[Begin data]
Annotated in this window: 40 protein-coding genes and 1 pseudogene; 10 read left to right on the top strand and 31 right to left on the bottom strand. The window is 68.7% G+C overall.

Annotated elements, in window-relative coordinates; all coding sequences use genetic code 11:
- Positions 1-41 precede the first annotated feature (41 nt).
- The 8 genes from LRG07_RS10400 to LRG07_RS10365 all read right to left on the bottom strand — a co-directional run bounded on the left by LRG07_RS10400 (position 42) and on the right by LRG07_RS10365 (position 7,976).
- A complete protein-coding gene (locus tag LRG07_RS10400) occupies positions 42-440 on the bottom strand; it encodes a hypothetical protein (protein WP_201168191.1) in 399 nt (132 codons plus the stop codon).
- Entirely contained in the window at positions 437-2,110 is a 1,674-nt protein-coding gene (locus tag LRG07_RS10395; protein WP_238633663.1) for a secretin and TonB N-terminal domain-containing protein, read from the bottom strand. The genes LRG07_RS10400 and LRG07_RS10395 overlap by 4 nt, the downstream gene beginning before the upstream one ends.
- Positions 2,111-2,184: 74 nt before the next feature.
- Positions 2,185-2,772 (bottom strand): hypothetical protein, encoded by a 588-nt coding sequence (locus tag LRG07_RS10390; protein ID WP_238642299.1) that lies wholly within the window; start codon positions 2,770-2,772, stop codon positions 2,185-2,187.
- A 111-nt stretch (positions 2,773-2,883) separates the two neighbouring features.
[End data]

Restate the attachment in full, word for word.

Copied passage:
Annotated in this window: 40 protein-coding genes and 1 pseudogene; 10 read left to right on the top strand and 31 right to left on the bottom strand. The window is 68.7% G+C overall.

Annotated elements, in window-relative coordinates; all coding sequences use genetic code 11:
- Positions 1-41 precede the first annotated feature (41 nt).
- The 8 genes from LRG07_RS10400 to LRG07_RS10365 all read right to left on the bottom strand — a co-directional run bounded on the left by LRG07_RS10400 (position 42) and on the right by LRG07_RS10365 (position 7,976).
- A complete protein-coding gene (locus tag LRG07_RS10400) occupies positions 42-440 on the bottom strand; it encodes a hypothetical protein (protein WP_201168191.1) in 399 nt (132 codons plus the stop codon).
- Entirely contained in the window at positions 437-2,110 is a 1,674-nt protein-coding gene (locus tag LRG07_RS10395; protein WP_238633663.1) for a secretin and TonB N-terminal domain-containing protein, read from the bottom strand. The genes LRG07_RS10400 and LRG07_RS10395 overlap by 4 nt, the downstream gene beginning before the upstream one ends.
- Positions 2,111-2,184: 74 nt before the next feature.
- Positions 2,185-2,772 (bottom strand): hypothetical protein, encoded by a 588-nt coding sequence (locus tag LRG07_RS10390; protein ID WP_238642299.1) that lies wholly within the window; start codon positions 2,770-2,772, stop codon positions 2,185-2,187.
- A 111-nt stretch (positions 2,773-2,883) separates the two neighbouring features.